An APUSH Teacher’s Perspective
Andrew Hunt, a Social Studies teacher at Leesville Road High School, also shared his thoughts.
“There was some discussion about it during the summer of 2019 among us AP US History teachers,” Hunt wrote over email when asked about his first impressions of the 1619 Project. “I read most of it when the NYTimes published electronically.”
Hunt shared his thoughts on history as a Social Studies teacher. “All history is biased. There is no one truth,” Hunt wrote. “My job is to show you multiple reasons for why things happened, to help you see multiple points of view.”
“Your job as a life-long learner is to turn these ideas over in your mind and figure out what it all means for you,” Hunt wrote. “And that should help influence your choices as an adult to be an active citizen in our country.”
When asked about what he thought on 1773 United, he responded with a sentence from the White House Conference on American History. “The history we teach must investigate the core conflict between a nation founded on radical notions of liberty, freedom, and equality, and a nation built on slavery, exploitation, and exclusion.”
Hunt wrote the 1619 Project is already being incorporated into our curriculum. “My daughter has had parts of the 1619 podcast assigned to her in her LRMS history class,” Hunt wrote.
He did not write whether or not 1776 Unites is in classrooms.
Hunt ended with this sentence. “Neither of these do a perfect job and neither should be considered as a perfect solution to a complex problem,” Hunt wrote. “However, both have elements that should be considered in classrooms across America.”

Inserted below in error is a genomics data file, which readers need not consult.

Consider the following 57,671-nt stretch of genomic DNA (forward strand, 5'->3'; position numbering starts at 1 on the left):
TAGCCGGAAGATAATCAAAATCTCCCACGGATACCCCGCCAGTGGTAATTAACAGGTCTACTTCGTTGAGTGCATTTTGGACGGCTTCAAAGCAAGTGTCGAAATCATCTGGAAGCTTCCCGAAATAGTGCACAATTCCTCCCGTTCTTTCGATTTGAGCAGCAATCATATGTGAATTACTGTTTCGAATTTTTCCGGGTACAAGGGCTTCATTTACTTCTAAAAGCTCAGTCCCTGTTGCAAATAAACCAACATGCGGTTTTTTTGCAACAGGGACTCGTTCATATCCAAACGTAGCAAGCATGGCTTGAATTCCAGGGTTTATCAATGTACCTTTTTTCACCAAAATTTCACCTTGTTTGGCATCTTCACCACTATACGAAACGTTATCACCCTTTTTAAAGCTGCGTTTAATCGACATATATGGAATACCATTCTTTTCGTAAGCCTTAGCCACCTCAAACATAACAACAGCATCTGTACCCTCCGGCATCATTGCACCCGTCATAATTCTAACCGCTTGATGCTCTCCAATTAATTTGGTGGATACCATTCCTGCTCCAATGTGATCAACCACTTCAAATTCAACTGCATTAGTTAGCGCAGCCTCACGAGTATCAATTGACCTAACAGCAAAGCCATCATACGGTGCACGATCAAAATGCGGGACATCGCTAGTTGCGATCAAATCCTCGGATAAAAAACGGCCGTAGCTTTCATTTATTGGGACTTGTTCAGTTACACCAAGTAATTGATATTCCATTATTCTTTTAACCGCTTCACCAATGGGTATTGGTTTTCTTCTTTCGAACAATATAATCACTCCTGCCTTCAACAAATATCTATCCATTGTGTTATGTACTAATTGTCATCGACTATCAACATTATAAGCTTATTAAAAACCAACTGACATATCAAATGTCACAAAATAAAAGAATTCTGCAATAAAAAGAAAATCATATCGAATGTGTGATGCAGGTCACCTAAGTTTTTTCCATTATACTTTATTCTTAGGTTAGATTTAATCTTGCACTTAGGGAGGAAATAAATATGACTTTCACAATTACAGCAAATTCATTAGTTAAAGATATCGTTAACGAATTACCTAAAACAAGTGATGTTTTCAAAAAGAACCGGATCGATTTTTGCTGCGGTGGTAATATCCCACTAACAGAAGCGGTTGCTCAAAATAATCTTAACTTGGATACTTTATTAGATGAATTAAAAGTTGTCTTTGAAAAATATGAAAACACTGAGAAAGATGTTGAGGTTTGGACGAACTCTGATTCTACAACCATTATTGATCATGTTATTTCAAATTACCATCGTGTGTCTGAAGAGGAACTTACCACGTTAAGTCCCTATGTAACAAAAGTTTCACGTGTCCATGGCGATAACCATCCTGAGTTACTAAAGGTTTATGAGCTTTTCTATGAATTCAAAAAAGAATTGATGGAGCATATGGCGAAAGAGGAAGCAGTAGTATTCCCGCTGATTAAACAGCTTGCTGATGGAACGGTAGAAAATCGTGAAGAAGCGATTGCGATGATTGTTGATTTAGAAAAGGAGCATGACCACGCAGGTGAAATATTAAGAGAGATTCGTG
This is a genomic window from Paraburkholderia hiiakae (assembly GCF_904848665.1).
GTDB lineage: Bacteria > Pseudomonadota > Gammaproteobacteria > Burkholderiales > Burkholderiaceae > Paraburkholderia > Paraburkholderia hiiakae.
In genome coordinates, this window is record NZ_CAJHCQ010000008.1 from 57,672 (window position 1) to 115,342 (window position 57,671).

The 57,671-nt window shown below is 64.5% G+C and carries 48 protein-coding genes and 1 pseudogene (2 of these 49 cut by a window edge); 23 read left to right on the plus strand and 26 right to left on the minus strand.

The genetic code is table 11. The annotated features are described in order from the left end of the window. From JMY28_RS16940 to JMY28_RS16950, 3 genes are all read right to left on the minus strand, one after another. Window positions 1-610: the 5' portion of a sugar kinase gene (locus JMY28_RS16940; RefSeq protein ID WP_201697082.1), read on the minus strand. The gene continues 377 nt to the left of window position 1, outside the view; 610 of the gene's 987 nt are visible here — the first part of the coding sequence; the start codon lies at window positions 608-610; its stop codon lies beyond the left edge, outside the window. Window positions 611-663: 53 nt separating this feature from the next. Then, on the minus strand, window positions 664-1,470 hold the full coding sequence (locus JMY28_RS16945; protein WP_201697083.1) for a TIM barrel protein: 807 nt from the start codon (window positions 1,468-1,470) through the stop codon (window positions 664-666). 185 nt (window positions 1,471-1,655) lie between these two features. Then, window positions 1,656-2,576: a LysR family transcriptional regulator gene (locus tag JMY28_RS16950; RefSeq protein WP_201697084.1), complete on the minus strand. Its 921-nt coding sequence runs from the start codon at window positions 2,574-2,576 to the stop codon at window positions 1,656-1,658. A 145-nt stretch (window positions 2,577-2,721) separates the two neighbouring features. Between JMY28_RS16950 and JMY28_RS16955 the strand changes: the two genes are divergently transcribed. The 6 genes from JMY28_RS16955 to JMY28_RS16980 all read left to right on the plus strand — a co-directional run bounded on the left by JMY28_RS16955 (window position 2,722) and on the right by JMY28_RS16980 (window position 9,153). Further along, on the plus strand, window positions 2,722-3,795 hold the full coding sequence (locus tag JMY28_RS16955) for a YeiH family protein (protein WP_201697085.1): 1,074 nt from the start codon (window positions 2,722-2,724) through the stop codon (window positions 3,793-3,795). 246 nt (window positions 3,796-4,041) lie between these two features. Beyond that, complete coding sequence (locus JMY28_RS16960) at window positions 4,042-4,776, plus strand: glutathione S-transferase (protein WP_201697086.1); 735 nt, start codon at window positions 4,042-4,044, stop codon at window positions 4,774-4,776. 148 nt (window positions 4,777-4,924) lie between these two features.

In the Eyes of a Junior APUSH Student
Savannah Sinor, junior at Leesville Road High School, spoke on her experience in APUSH with the North Carolina Public School System and her opinions on the project.
Sinor writes she fully supports the 1619 Project. “It is a wonderful idea and something that I believe is definitely needed in today’s society,” Sinor wrote. “For far too long have history classes brushed over aspects of slavery and the accomplishments of African-Americans.”
She does not know enough about 1776 Unites movement to comment on it.
She did, although, comment on the content of her APUSH class. “Mr. Bacon does a wonderful job of showing different groups’ progression in US history during each unit,” Sinor wrote. “For example, in the last unit, my class went over how women, African Americans, farmers, and factory workers each had different struggles during the early 1800s and how they went about solving them.”
Even with her well-rounded class, she thinks history books need to add more information on other groups than it currently does. “I believe it is important to show as many groups as possible throughout history so all people may learn about their history,” Sinor wrote. “For example, my family comes from Irish immigrants who came to the US during the potato famine, but there is little information about these immigrants after the market revolution. I would love to be able to see how this group progressed in time because of my personal connection to them.”
As previously stated, both of these projects are in production, so their full potential and possibilities are still up in the air and up to the American people.